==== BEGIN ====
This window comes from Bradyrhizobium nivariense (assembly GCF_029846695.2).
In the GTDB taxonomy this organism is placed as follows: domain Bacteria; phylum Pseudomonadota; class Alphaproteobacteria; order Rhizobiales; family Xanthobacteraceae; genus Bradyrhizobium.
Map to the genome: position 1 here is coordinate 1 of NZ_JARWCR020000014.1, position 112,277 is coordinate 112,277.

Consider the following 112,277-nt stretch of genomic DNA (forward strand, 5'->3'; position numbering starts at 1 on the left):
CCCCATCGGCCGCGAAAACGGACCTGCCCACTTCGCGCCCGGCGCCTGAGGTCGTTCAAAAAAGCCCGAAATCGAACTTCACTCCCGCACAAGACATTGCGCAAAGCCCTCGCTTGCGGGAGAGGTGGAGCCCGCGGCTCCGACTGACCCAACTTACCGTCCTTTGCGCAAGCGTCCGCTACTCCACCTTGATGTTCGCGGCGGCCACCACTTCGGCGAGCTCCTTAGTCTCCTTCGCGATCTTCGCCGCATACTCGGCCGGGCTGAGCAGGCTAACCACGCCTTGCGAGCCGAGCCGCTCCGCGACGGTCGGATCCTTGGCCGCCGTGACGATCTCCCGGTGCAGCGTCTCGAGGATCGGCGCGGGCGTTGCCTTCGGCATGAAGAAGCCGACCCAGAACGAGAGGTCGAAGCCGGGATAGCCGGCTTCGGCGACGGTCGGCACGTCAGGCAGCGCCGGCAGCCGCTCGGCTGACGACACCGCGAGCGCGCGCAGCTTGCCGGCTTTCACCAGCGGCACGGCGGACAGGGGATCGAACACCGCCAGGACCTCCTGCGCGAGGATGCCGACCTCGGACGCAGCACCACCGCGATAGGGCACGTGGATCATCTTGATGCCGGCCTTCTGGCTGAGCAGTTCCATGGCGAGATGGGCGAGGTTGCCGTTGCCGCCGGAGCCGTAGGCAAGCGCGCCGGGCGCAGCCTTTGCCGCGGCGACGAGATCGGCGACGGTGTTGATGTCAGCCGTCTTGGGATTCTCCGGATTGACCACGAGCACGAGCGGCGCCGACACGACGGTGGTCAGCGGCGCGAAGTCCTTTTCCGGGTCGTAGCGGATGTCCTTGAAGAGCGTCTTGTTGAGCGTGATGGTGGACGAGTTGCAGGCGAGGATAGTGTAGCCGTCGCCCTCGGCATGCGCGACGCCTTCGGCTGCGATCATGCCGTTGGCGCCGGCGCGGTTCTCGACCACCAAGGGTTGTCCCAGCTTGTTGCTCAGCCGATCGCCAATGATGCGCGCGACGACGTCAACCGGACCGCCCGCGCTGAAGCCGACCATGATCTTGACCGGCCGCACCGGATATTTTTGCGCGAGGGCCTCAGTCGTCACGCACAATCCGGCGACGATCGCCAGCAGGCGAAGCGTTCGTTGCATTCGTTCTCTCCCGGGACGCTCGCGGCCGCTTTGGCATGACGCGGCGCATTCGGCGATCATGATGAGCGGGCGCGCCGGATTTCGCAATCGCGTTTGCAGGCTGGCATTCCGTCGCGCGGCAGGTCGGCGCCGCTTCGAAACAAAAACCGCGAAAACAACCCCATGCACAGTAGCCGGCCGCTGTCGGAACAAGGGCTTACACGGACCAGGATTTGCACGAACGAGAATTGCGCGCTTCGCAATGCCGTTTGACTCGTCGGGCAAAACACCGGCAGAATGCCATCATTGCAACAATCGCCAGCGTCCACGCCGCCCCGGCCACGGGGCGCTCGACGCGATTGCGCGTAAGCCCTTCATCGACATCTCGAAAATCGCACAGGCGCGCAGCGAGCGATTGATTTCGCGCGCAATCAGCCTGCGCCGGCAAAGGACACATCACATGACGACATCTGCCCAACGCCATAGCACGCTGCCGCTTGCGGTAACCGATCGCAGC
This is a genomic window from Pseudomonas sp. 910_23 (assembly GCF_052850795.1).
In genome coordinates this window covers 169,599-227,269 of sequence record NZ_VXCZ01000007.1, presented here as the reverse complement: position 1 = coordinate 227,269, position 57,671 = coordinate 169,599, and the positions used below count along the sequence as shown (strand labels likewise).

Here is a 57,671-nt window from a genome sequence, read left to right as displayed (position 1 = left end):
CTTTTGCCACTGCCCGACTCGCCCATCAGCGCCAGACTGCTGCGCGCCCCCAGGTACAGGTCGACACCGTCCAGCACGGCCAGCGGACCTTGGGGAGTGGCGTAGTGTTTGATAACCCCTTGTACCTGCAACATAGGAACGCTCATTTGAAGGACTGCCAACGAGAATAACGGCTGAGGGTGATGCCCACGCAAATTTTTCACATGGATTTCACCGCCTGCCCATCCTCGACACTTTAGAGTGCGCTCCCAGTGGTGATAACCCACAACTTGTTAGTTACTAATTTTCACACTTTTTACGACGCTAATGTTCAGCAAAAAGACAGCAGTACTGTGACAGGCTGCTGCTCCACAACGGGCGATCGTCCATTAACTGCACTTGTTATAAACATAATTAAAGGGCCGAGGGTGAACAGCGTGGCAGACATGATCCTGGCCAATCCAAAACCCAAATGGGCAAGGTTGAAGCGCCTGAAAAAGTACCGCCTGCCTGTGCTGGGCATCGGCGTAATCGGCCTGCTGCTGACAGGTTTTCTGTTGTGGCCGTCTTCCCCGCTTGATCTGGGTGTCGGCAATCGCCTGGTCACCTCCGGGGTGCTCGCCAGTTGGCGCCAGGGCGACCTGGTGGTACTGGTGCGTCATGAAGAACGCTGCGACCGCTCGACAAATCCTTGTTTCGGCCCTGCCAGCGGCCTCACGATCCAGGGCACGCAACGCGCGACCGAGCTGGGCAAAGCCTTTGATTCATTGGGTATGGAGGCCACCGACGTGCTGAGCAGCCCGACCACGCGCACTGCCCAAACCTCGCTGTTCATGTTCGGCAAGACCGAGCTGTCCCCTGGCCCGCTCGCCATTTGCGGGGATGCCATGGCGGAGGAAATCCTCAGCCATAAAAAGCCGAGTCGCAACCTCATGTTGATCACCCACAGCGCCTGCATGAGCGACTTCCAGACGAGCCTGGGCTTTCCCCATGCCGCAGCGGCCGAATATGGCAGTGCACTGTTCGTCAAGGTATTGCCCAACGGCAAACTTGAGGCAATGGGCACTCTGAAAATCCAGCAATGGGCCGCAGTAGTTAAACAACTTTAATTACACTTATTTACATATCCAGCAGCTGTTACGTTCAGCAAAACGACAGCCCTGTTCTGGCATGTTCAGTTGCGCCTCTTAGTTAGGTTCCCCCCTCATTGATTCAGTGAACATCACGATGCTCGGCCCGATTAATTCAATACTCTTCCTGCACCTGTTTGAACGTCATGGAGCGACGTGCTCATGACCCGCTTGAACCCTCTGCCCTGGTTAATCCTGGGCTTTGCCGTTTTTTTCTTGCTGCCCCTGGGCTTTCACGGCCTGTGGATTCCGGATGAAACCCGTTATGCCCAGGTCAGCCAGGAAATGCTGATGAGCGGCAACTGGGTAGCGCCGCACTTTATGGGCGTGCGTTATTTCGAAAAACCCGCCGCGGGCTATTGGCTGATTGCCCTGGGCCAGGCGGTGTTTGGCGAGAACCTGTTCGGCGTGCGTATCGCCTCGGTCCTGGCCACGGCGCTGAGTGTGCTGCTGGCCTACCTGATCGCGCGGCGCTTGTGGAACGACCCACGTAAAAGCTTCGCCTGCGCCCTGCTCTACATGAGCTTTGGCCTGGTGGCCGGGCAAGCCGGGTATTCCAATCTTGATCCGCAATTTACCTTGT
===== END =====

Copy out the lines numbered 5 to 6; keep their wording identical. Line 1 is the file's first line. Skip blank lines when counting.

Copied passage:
CCCCATCGGCCGCGAAAACGGACCTGCCCACTTCGCGCCCGGCGCCTGAGGTCGTTCAAAAAAGCCCGAAATCGAACTTCACTCCCGCACAAGACATTGCGCAAAGCCCTCGCTTGCGGGAGAGGTGGAGCCCGCGGCTCCGACTGACCCAACTTACCGTCCTTTGCGCAAGCGTCCGCTACTCCACCTTGATGTTCGCGGCGGCCACCACTTCGGCGAGCTCCTTAGTCTCCTTCGCGATCTTCGCCGCATACTCGGCCGGGCTGAGCAGGCTAACCACGCCTTGCGAGCCGAGCCGCTCCGCGACGGTCGGATCCTTGGCCGCCGTGACGATCTCCCGGTGCAGCGTCTCGAGGATCGGCGCGGGCGTTGCCTTCGGCATGAAGAAGCCGACCCAGAACGAGAGGTCGAAGCCGGGATAGCCGGCTTCGGCGACGGTCGGCACGTCAGGCAGCGCCGGCAGCCGCTCGGCTGACGACACCGCGAGCGCGCGCAGCTTGCCGGCTTTCACCAGCGGCACGGCGGACAGGGGATCGAACACCGCCAGGACCTCCTGCGCGAGGATGCCGACCTCGGACGCAGCACCACCGCGATAGGGCACGTGGATCATCTTGATGCCGGCCTTCTGGCTGAGCAGTTCCATGGCGAGATGGGCGAGGTTGCCGTTGCCGCCGGAGCCGTAGGCAAGCGCGCCGGGCGCAGCCTTTGCCGCGGCGACGAGATCGGCGACGGTGTTGATGTCAGCCGTCTTGGGATTCTCCGGATTGACCACGAGCACGAGCGGCGCCGACACGACGGTGGTCAGCGGCGCGAAGTCCTTTTCCGGGTCGTAGCGGATGTCCTTGAAGAGCGTCTTGTTGAGCGTGATGGTGGACGAGTTGCAGGCGAGGATAGTGTAGCCGTCGCCCTCGGCATGCGCGACGCCTTCGGCTGCGATCATGCCGTTGGCGCCGGCGCGGTTCTCGACCACCAAGGGTTGTCCCAGCTTGTTGCTCAGCCGATCGCCAATGATGCGCGCGACGACGTCAACCGGACCGCCCGCGCTGAAGCCGACCATGATCTTGACCGGCCGCACCGGATATTTTTGCGCGAGGGCCTCAGTCGTCACGCACAATCCGGCGACGATCGCCAGCAGGCGAAGCGTTCGTTGCATTCGTTCTCTCCCGGGACGCTCGCGGCCGCTTTGGCATGACGCGGCGCATTCGGCGATCATGATGAGCGGGCGCGCCGGATTTCGCAATCGCGTTTGCAGGCTGGCATTCCGTCGCGCGGCAGGTCGGCGCCGCTTCGAAACAAAAACCGCGAAAACAACCCCATGCACAGTAGCCGGCCGCTGTCGGAACAAGGGCTTACACGGACCAGGATTTGCACGAACGAGAATTGCGCGCTTCGCAATGCCGTTTGACTCGTCGGGCAAAACACCGGCAGAATGCCATCATTGCAACAATCGCCAGCGTCCACGCCGCCCCGGCCACGGGGCGCTCGACGCGATTGCGCGTAAGCCCTTCATCGACATCTCGAAAATCGCACAGGCGCGCAGCGAGCGATTGATTTCGCGCGCAATCAGCCTGCGCCGGCAAAGGACACATCACATGACGACATCTGCCCAACGCCATAGCACGCTGCCGCTTGCGGTAACCGATCGCAGC
This is a genomic window from Pseudomonas sp. 910_23 (assembly GCF_052850795.1).